7. The components of English syllabus are competency standard, basic competency,
indicators, learning objectives, main materials, instructional activities, evaluation,
time allocation, learning sources.
8. The principles of deigning English syllabus are:
(a) scientific: all materials and teaching activities are true and scientific,

86
(b) relevant: the materials are suitable with the learners’ development levels
physically, socially, emotionally, and spiritually
(c) systematic: the components of the syllabus are related each other functionally
to reach the competency
(d) consistent: consistent relation among competency standard, basic competency,
indicators, learning objectives, instructional materials, instructional activities,
teaching media, and evaluation system
(e) adequate: the components of the syllabus are adequate the basic competency
(f) recent and contextual: the components of the syllabus consider the recent
development of science, technology, arts, and events in the real world
(g) holistic: the syllabus covers cognitive, affective, and psychomotoric domain
(h) flexible: all syllabus components can accommodate the learners coming from their
own backgrounds socioeconomically, geographically, demographically, and the
dynamics of school and society.
9. The relation between the four pillars of learning derived from UNESCO and English
learning
(a) learning to know is related to language acquisition, language mastery, and language use
(b) learning to do is related to learning to master and develop the four language skills and
competencies in order to function optimally in job paces and market
(c) learning to live together is learning to cooperate, interact with various (group of) people
(d) learning to be is learning to develop the whole aspects of personality to be excellent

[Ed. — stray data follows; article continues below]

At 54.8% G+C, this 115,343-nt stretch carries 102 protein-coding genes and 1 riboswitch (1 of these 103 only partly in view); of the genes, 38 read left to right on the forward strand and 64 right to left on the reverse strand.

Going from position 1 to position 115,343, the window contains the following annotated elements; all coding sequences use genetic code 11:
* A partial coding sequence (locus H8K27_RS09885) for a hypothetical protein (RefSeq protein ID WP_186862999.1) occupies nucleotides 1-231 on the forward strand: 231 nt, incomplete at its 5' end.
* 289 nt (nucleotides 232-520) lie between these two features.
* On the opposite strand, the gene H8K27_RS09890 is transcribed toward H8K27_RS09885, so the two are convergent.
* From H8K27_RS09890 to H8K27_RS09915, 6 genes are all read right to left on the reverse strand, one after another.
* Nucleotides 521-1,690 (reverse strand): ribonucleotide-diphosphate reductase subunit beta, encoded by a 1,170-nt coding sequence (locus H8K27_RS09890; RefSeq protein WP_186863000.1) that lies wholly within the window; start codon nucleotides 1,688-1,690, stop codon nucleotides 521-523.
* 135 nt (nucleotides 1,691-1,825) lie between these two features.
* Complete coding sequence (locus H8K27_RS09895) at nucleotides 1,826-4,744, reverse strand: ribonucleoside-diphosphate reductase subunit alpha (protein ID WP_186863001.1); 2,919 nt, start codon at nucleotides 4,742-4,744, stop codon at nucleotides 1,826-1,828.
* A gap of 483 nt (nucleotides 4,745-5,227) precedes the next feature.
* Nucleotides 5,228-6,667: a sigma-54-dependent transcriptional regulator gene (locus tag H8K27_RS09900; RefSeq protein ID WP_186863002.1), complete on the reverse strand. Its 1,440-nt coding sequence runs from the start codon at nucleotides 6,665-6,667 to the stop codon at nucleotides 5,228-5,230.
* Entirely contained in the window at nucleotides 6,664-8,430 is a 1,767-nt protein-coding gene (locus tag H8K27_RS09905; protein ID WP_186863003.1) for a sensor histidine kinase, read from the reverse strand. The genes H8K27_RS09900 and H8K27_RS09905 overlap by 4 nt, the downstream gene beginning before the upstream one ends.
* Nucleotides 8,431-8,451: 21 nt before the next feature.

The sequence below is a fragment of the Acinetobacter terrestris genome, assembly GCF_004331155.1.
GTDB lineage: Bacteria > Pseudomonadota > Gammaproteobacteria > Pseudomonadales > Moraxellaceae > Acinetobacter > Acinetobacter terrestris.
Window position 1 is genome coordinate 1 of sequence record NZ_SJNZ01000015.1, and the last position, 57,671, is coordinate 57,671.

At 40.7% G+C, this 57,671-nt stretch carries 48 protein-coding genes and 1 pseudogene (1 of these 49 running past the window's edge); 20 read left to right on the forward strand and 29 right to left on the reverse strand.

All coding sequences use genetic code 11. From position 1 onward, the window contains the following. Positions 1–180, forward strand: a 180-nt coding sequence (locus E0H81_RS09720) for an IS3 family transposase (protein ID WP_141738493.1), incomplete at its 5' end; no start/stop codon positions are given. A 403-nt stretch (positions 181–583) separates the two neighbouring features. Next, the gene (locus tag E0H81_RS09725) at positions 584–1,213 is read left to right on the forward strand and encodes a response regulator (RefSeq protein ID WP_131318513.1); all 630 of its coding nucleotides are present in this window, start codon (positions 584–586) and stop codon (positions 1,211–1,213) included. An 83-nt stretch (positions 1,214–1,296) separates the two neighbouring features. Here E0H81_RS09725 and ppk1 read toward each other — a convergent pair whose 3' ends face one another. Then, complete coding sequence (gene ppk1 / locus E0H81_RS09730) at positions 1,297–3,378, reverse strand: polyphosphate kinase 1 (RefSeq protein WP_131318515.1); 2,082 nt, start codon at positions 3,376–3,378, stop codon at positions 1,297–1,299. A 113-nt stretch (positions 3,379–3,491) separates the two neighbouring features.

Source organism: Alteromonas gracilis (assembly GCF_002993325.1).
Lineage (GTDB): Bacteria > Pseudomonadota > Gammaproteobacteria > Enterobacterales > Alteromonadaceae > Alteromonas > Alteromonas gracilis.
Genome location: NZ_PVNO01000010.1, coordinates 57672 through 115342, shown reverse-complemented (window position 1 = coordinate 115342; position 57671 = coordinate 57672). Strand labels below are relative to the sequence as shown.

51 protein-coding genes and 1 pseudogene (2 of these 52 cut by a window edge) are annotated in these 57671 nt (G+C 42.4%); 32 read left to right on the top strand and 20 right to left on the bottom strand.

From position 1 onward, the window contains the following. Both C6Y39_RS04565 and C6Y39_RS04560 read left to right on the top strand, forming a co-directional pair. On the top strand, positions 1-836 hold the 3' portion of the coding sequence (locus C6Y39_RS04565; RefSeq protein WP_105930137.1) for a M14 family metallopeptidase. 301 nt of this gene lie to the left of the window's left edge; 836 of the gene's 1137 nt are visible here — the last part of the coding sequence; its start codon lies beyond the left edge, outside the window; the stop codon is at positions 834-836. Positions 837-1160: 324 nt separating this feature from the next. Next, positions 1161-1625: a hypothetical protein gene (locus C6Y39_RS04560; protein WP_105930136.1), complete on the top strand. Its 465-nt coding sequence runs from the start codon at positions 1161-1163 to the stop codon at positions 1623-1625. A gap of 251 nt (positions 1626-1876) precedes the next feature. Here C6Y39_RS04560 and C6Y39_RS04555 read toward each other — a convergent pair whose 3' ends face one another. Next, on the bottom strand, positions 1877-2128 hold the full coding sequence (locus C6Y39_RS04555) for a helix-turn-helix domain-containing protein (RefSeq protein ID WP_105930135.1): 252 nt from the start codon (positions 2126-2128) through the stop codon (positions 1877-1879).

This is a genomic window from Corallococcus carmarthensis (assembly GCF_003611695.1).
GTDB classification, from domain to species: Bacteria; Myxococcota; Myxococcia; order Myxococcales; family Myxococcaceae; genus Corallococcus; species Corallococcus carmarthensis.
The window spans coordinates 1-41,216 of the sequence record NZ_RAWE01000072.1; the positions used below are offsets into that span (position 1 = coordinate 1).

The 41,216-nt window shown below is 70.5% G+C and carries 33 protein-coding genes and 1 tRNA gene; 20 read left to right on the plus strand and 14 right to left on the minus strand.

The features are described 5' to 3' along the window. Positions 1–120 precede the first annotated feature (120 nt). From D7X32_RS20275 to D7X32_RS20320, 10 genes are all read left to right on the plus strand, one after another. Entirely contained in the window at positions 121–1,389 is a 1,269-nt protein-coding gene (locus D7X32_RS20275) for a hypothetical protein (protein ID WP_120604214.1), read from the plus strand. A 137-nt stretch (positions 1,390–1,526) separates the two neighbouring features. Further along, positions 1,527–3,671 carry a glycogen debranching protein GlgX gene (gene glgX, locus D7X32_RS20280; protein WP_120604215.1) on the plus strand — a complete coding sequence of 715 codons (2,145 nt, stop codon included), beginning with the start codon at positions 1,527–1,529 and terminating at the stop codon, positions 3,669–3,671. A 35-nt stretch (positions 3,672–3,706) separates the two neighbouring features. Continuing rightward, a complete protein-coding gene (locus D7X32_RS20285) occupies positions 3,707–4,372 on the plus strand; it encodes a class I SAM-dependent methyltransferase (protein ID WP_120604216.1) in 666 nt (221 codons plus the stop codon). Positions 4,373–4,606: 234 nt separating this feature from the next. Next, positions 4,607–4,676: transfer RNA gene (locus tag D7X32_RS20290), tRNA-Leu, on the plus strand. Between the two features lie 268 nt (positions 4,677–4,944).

and superior.
10. For English teacher RPP is important because it determines the success or failure of
English teaching-learning process.
11. To be able to design good RPP English teachers need to study and understand
thoroughly competency standard and basic competency, formulate the indicators
and learning objectives, select and grade good teaching materials, determine
teaching-learning methodology, choose appropriate teaching techniques and media,
conducts tests and evaluation, determine time allocation, and inform the learning
sources to the learners/

87
12. Teaching methodology is concerned with adopting appropriate approach/strategy/methods,
techniques, and media for teaching-learning English, and also planning learning activities,
learning tasks, and learning experiences.
13. Because they can facilitate their language learning.
14. Ten examples of learning sources are references, readers, real things, live talk of native
speakers, cassettes, videos, CD-ROMs, dictionaries, grammar books, workbooks.
15. Exploration deals with Building Knowledge of Field (BKOF) and Modeling of Text
(MOT) Elaboration concerns with Join Construction of Text (JCOT) Confirmation is similar
to Individual Construction of Text (ICOT)

References

Agustien, H.I.R. (2006).Text-based Curriculum and Genre Approach. A plenary paper presented
at UPI National Seminar, 27 February 2006.

Alkin, Maarvin C. (1985). A Guide for Evaluation Decision Makers. London: SAGE
Publications, Inc.

Bachman, Lyle F. and Adrian S. Palmer. (1996). Language Testing in Practice: Designing and